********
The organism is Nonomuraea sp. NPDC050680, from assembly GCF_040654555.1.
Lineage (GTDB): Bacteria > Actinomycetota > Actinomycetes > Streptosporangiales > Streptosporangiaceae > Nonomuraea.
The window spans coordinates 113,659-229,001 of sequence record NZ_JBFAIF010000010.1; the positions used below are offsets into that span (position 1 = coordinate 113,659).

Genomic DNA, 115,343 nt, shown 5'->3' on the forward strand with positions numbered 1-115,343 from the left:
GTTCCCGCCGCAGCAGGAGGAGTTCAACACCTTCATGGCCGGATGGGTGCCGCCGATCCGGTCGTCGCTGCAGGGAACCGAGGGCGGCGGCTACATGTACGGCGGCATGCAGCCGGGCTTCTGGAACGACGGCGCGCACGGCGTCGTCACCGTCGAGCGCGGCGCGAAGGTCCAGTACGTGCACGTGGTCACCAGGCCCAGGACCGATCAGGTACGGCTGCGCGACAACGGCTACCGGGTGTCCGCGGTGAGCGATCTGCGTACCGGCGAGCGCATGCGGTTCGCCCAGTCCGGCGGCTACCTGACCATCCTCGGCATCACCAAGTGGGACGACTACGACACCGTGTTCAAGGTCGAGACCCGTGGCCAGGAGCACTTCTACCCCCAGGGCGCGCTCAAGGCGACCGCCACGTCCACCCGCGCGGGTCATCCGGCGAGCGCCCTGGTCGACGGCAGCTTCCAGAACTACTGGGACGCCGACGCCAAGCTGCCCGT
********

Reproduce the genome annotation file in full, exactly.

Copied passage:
The organism is Nonomuraea sp. NPDC050680, from assembly GCF_040654555.1.
Lineage (GTDB): Bacteria > Actinomycetota > Actinomycetes > Streptosporangiales > Streptosporangiaceae > Nonomuraea.
The window spans coordinates 113,659-229,001 of sequence record NZ_JBFAIF010000010.1; the positions used below are offsets into that span (position 1 = coordinate 113,659).

Genomic DNA, 115,343 nt, shown 5'->3' on the forward strand with positions numbered 1-115,343 from the left:
GTTCCCGCCGCAGCAGGAGGAGTTCAACACCTTCATGGCCGGATGGGTGCCGCCGATCCGGTCGTCGCTGCAGGGAACCGAGGGCGGCGGCTACATGTACGGCGGCATGCAGCCGGGCTTCTGGAACGACGGCGCGCACGGCGTCGTCACCGTCGAGCGCGGCGCGAAGGTCCAGTACGTGCACGTGGTCACCAGGCCCAGGACCGATCAGGTACGGCTGCGCGACAACGGCTACCGGGTGTCCGCGGTGAGCGATCTGCGTACCGGCGAGCGCATGCGGTTCGCCCAGTCCGGCGGCTACCTGACCATCCTCGGCATCACCAAGTGGGACGACTACGACACCGTGTTCAAGGTCGAGACCCGTGGCCAGGAGCACTTCTACCCCCAGGGCGCGCTCAAGGCGACCGCCACGTCCACCCGCGCGGGTCATCCGGCGAGCGCCCTGGTCGACGGCAGCTTCCAGAACTACTGGGACGCCGACGCCAAGCTGCCCGT